Written by: Fletcher Bonin
Do not judge Yo Majesty’s latest venture Futuristically Speaking…Never Be Afraid by its first song. I assure you, listen on and you will not be disappointed. Most of the album is comprised of the shifty, ascetic, electronic beats reminiscent of the Baltimore underground crunk scene that Yo Majesty has become known for. With tracks like ‘Booty Klap’, ‘Get Down’, and ‘Grindin and Shakin’ you won’t be disappointed. All fourteen tracks of this 2008 release have all of dance club rap’s best features plus a little extra, Yo Majesty showing us on that they are more than a one trick pony.
But about that first track, entitled ‘Fucked Up’, this song is exactly that. Now, this is not to say it is a bad song, just widely outside the range of Yo Majesty and a bit of a surprise on a hip-hop rap album. ‘Fucked Up’ listens more like a heavy metal song with pounding backbeats and aggressive lyrics such as “I slash the tires and rip out your seats” and “come on baby hit me in the face, I love you” screamed into the mic. However, it can’t be ignored that the track is heavily passionate and almost obsessively raw, which is something I think we can all appreciate.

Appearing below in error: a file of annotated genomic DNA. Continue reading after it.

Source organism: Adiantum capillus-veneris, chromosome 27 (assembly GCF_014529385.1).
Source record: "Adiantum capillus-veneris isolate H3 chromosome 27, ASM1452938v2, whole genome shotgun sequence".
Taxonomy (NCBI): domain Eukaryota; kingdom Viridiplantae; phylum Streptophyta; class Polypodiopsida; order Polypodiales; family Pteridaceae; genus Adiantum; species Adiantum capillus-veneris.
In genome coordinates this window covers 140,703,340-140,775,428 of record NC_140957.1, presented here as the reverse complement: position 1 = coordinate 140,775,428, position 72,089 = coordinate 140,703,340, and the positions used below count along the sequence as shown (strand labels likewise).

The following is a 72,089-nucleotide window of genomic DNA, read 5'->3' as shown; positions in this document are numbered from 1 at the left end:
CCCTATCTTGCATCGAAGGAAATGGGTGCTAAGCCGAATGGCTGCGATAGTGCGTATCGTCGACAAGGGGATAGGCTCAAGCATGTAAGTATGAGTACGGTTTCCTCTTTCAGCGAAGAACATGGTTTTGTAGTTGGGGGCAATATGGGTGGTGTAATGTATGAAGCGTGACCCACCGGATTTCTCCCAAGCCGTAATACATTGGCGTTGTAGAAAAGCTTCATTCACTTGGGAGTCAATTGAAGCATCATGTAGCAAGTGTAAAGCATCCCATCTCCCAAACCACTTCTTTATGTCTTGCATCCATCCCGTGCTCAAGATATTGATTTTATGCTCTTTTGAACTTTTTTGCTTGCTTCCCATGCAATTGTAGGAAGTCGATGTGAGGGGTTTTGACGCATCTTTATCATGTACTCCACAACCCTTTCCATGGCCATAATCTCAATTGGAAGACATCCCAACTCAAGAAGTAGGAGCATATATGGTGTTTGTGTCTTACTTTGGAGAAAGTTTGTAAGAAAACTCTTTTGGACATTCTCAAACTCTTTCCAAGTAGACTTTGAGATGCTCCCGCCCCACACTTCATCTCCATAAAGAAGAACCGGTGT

I think that Yo Majesty strikes gold on the track ‘Night Riders’. This song, my personal favorite off the album, is heavily reminiscent of 90’s rap scene with its steady, bouncing bass beats and well timed vocals. I would even go so far as to say that this song called to mind Notorious and Lil Kim with the powerfully spit female vocals and inspired lyrical genres. The title track ‘Never Be Afraid’ is equally powerful, also featuring quickly turned phrases and hard to catch lyrics, though a close listen will reveal Yo Majesty’s lyrical prowess. Their bread and butter dance club hip-hop tracks are as strong and powerful on this venture as they always have been.
But like I said, Yo Majesty is doing more than just rap on Futuristically Speaking…Never Be Afraid. The track ‘Buy Love’ is especially good, with a slower, chiller backbeat. This song calls to mind the style of the Black Eyed Peas and even conjures sounds found in the reggae genre. This album is multi-faceted and not to be dismissed as yet another hip-hop, club, dancefloor reboot. It is complex and Yo Majesty shows unique skill in their ability to bring their own originality to other styles of music that would normally be considered outside their wheelhouse. These tracks will make you think, chill you out, and most likely, make you want to get down.